In addition to these forts on the east and south sides of Chatham, which are improvements and extension of the existing works, it is proposed to run an entirely new line of fortifications along the west front of the place, from the river Medway, above Rochester bridge, to the river Thames, two or three miles below Gravesend.  The centre point in this western line of defence will be a great fort mounting   80 guns and with barrack accommodation for 1000 men, which is to be built on top of the famous Gad’s Hill, the well-known scene of Falstaff’s highway robbery.  This position is chosen as the most commanding point on the main ridge of hills between the Thames and the Medway.  Two other strong forts are also to be built on the west front of Chatham, between Gad’s Hill and Rochester.  These also will stand on commanding hills, and each of them will be mounted with 30 guns and have barrack accommodation for 300 men.  To the north of Gad’s Hill another fort is to be erected about halfway between Gad’s Hill and the batteries on the south side of the Thames, at Shornmead.  These works will protect the dockyard from bombardment on the western side of Chatham.  They will also enclose and render perfectly defensible as an entrenched camp the whole of the extensive peninsula of land which lies between the western lines and the mouth of the Medway at Sheerness.

To guard against the possibility of the landing of a hostile force from the river Thames, on the north approaches to Chatham several new forts are also to be constructed at elevated points, and sluices are to be formed, by means of which the lower land in front of the works can, in case of need, be laid under water to the depth of two or three feet.  When the sluices for thus flooding the lower lands are completed the north front of Chatham will only be approachable at three or four points, and these are to be provided with very powerful works.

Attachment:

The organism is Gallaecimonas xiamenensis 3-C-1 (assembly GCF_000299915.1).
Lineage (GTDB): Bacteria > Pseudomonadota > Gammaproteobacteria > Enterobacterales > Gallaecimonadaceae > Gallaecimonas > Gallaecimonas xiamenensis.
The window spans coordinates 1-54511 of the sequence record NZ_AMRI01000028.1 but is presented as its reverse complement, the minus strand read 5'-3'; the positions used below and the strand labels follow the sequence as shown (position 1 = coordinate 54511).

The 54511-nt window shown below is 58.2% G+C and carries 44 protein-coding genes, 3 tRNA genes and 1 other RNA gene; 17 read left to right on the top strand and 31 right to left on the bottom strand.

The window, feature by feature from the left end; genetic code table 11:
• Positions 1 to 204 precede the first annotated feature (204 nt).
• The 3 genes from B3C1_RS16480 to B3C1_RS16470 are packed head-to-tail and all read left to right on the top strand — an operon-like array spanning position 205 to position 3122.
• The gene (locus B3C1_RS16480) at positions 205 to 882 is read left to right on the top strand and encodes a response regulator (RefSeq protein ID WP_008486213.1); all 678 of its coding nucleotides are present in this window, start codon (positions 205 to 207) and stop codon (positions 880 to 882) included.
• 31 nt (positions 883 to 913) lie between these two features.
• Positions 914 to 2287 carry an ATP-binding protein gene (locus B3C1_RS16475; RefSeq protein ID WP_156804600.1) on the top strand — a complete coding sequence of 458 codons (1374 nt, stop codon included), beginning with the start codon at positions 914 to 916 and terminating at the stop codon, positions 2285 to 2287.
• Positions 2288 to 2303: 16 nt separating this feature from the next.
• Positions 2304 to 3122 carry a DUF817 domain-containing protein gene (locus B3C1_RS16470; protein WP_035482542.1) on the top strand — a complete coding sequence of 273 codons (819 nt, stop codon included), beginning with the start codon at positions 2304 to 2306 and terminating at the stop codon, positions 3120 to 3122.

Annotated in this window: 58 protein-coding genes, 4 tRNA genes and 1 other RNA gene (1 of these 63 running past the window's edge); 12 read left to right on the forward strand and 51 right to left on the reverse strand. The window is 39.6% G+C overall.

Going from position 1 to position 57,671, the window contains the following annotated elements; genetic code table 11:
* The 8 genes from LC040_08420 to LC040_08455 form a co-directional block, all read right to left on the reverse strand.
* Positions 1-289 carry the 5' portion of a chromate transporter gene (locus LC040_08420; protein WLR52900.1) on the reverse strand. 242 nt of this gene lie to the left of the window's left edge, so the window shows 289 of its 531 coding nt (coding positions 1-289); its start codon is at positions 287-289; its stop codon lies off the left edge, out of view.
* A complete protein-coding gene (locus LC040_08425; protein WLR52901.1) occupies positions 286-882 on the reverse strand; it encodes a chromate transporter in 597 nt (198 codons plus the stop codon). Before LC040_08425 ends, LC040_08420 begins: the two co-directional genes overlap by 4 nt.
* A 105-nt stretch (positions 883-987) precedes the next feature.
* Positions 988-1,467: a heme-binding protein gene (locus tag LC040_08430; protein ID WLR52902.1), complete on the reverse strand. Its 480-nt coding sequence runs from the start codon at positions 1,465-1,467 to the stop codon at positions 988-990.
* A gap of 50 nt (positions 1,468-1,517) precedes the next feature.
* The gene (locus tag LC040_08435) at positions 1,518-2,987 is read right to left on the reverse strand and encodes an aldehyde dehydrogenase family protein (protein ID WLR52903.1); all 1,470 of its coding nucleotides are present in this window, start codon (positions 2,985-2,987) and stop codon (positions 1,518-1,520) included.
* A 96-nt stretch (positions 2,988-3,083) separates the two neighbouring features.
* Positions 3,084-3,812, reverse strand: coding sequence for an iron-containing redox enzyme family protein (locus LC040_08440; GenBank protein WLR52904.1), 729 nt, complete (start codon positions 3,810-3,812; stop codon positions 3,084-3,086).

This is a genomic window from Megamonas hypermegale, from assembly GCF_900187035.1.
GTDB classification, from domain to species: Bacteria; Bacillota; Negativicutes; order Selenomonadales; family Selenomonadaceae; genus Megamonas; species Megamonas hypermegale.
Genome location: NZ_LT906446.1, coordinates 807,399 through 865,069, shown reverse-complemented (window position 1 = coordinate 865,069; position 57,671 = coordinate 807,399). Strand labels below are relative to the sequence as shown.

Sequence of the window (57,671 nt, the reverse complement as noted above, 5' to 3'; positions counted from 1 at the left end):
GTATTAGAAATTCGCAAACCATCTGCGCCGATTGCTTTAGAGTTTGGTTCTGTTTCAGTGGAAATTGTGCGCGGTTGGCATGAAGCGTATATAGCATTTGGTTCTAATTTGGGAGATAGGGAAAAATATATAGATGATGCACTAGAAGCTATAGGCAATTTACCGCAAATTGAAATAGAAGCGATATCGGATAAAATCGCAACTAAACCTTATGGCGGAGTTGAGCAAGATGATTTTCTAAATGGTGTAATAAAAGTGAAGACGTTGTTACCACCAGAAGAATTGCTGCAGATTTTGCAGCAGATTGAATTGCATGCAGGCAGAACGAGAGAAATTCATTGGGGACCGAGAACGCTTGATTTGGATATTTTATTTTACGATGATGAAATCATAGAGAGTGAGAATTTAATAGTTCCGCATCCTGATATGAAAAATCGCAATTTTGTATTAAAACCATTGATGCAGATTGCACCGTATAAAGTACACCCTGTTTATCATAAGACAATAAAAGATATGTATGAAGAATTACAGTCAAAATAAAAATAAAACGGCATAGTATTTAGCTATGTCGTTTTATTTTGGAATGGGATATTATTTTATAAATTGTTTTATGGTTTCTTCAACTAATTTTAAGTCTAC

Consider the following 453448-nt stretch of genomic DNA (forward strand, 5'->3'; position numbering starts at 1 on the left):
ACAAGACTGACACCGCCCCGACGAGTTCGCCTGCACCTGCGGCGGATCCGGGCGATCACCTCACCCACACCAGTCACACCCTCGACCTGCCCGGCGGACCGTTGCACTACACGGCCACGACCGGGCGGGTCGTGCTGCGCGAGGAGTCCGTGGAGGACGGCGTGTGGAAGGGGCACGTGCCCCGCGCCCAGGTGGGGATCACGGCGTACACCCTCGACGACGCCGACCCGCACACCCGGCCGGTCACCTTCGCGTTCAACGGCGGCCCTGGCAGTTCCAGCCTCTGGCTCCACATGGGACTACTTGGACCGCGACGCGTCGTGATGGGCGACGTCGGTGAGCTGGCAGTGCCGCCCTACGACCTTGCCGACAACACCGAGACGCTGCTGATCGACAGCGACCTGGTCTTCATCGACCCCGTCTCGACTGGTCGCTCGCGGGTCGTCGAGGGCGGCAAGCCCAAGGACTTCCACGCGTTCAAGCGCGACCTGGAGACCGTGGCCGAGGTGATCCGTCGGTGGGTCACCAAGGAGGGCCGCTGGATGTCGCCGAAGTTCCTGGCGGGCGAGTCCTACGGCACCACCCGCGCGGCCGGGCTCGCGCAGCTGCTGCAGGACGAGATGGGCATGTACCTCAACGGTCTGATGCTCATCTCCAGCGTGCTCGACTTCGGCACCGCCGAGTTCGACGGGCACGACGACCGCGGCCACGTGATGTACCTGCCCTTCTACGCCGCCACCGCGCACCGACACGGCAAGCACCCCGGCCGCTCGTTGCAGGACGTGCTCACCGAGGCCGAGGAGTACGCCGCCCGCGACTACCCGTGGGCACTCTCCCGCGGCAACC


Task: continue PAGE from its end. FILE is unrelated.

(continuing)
The first of the works on this side is the great fort, with two smaller forts, which it is proposed to construct on Furze Hill, on the Isle of Sheppey, which will also serve as an outwork for the lines of Sheerness.  The second is a strong fort which it is proposed to construct on what is called the Isle of Grain.  The third is a fort on the high grounds at Slough, commanding the landing from the Thames at Brickfield Point.  The fourth is a circular fort at Cliffe Creek, which will serve the double purpose of defending the north approach of the defences of Chatham and of assisting in case of need in the defence of the main channel of the Thames, opposite the new batteries at east Tilbury.

The whole number if the new works which it is proposed to construct in and around the lines at Chatham is twenty-five.  They will mount 649 guns, in addition to those of the existing works, and be furnished with barrack accommodation for 6050 men.  The cost of constructing these works is estimated to be £1,980,000.  The Commissioners are of opinion that at a time of expected attack these positions will require a total garrison of 13,000 men in all arms.  But the area of land enclosed within the lines is of very great extent, and well calculated to accommodate a large army.